Minnesota charities hope for more electronic gaming options

  • Article by: JEAN HOPFENSPERGER , Star Tribune
  • Updated: November 13, 2012 - 9:39 PM

Two months into Minnesota's plan to fund a Vikings stadium, only one games manufacturer and one vendor have been approved.

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dflleftNov. 13, 12 9:46 PM

WHO NEEDS CHARITIES?...when you have Government to take care of everyone?

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RossbergNov. 13, 1211:26 PM

Even though the projections for new pulltab tax income were $72 million per year, the minimum needed to repay the stadium bonds is $21 million per year. At 5 percent per pulltab tax rate that means we have to sell $420 million more pulltabs per year. So far we've sold $2 million. Anyone still believe this is a great funding mechanism?

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vike1967Nov. 13, 1211:36 PM

Why would the charities wait for a choice when there is a "30 day out" according to Express Games? Why wait? If something better comes along, go with it.

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EleanoreNov. 14, 12 7:16 AM

Knowing that a portion of the proceeds from this go to the NFL to throw on top of their pile of tax minimized gold, I will never play these games no matter how many choices there are.

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luckylager63Nov. 14, 12 7:57 AM

So far we've sold $2 million. Anyone still believe this is a great funding mechanism?... $2 million in two months with right around 50 active sites. Its right on target. Relax.

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timandtiaNov. 14, 12 8:18 AM

Don't get me wrong, I am for the stadium. But all these problems should have been taken care of before the stadium passed. I just hope now, that everything will work out or we will be a laughing stock of the town.

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eddie55431Nov. 14, 1210:50 AM

Just because Express states that the charities have a 30-day exit clause in their contract, that doesn't mean that it's free. You can cancel your cell phone at any time too......if you want to pay $200-$300 in penalties to compensate the phone provider for the $600 phone they just gave you for $50 to sign up. Undoubtedly, the games provider also has some hooks in his contract too. Gambling enforcement is like any government agency, they move like molasses, cover their butts at every step, and cost double what the private sector would cost. The paper pulltab folks are sitting there with no line of electronic equipment to provide, so they are a bit bitter. Oh, and a company does NOT have to register just because they send a sales or service person into the state of MN. Establishing a business that requires registration with the S of S is only if you have nexus in MN, such as employees living here or a building. Registering would subject the out of state company to MN income taxes on their business here, and with Governor Mumbles promising to increase those taxes, why would you?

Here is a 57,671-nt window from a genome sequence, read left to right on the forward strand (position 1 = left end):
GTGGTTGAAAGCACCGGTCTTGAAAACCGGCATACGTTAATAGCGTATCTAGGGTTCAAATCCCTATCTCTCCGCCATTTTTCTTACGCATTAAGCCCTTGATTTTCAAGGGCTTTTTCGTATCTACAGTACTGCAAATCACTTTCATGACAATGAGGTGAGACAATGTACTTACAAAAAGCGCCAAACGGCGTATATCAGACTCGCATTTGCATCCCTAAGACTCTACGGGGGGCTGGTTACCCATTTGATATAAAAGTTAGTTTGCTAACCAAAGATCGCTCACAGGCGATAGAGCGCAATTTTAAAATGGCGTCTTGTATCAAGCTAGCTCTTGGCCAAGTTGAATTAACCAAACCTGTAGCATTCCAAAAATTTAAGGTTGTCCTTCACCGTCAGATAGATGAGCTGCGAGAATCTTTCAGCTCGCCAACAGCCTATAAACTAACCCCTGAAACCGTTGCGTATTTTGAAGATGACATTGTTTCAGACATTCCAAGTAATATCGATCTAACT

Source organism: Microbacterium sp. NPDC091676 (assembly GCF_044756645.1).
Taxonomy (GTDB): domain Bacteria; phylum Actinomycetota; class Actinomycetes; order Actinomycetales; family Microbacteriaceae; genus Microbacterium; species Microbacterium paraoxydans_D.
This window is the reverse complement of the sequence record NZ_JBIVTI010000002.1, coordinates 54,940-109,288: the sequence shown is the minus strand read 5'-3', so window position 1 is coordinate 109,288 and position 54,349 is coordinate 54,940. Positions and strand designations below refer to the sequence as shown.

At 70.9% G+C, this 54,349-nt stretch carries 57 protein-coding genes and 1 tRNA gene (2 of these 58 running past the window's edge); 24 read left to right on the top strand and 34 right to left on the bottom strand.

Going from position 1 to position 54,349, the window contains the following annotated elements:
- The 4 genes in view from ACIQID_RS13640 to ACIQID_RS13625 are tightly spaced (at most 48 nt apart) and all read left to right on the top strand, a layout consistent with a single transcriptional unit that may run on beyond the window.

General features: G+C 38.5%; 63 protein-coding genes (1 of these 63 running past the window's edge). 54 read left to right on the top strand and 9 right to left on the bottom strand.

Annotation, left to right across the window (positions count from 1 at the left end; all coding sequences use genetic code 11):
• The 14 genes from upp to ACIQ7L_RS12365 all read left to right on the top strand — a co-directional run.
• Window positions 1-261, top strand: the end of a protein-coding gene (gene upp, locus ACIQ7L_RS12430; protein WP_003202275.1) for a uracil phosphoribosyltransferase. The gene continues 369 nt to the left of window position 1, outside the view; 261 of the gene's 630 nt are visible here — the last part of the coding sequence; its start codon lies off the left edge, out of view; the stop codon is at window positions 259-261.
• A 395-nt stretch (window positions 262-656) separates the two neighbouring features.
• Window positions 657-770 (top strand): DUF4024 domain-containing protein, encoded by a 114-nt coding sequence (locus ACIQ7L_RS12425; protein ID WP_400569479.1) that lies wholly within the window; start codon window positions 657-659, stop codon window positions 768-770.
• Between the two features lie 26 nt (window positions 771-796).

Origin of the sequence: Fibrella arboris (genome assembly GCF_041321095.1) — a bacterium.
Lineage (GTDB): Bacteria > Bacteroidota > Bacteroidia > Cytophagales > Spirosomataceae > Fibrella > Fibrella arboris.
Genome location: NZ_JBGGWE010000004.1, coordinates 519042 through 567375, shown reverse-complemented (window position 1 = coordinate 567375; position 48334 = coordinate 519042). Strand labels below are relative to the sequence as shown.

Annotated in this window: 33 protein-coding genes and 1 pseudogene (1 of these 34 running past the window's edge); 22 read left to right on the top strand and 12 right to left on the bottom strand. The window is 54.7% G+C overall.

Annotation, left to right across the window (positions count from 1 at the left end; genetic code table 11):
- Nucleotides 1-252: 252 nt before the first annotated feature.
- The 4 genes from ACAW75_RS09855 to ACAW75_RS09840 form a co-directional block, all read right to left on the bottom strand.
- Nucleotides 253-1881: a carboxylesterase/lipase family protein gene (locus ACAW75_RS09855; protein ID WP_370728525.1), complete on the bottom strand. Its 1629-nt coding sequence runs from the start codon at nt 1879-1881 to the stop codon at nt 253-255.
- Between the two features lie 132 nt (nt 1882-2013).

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oleprofessorNov. 14, 12 2:35 PM

Perhaps the bribe checks haven't yet cleared banking channels.

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naseth12Nov. 15, 12 9:50 AM

eddie55431 - A couple of your points need to be addressed: 1) The article states that this company does indeed have an office here, and, therefore, should be registered with the Secretary of State like every other business; 2) Although government agencies do indeed often move slowly and protect themselves, the process of creating regulatory steps (i.e., financial reporting) for this new branch of the industry has been rather rushed and incoherent as compared to previous charitable gambling products. This is most likely due to the pressure to get it up and running, but it is patently unfair to expect established gambling distributors to jump through hoops newly established businesses are not presented with. Yes, this is due to government regulations, but given the nature of the industry, charitable gaming has always been, and probably should always be one of the most heavily regulated industries in the state. The potential for fraud is huge and everything needs to be tracked; 3) Of course distributors of paper pull-tabs are upset; see point #2 and realize that the company in question has a government sponsored monopoly on an entire business. No existing MN distributor has been licensed to sell electronic pull-tabs. Why did we award such a lucrative contract to an out of state company? Finally, I am surprised that Express made such a fundamental error in their business practice, especially since they knew they had a monopoly early in the process. It is their fault that Mr. Naseth was able to buy the rights (which is essentially what registering with the state is) to that particular name, but I'm sure Mr. Naseth would be willing to sell it to them. If you'll note, the company's attorneys "requested" that he cease and desist. They can't demand because they know they have no viable legal argument. Mr. Naseth isn't attempting to impersonate a corporation, as the attorneys for Express state, he simply owns the rights to practice business under that name in this state. On an ironic but unrelated political aside, people can't impersonate corporations but corporations are people too?

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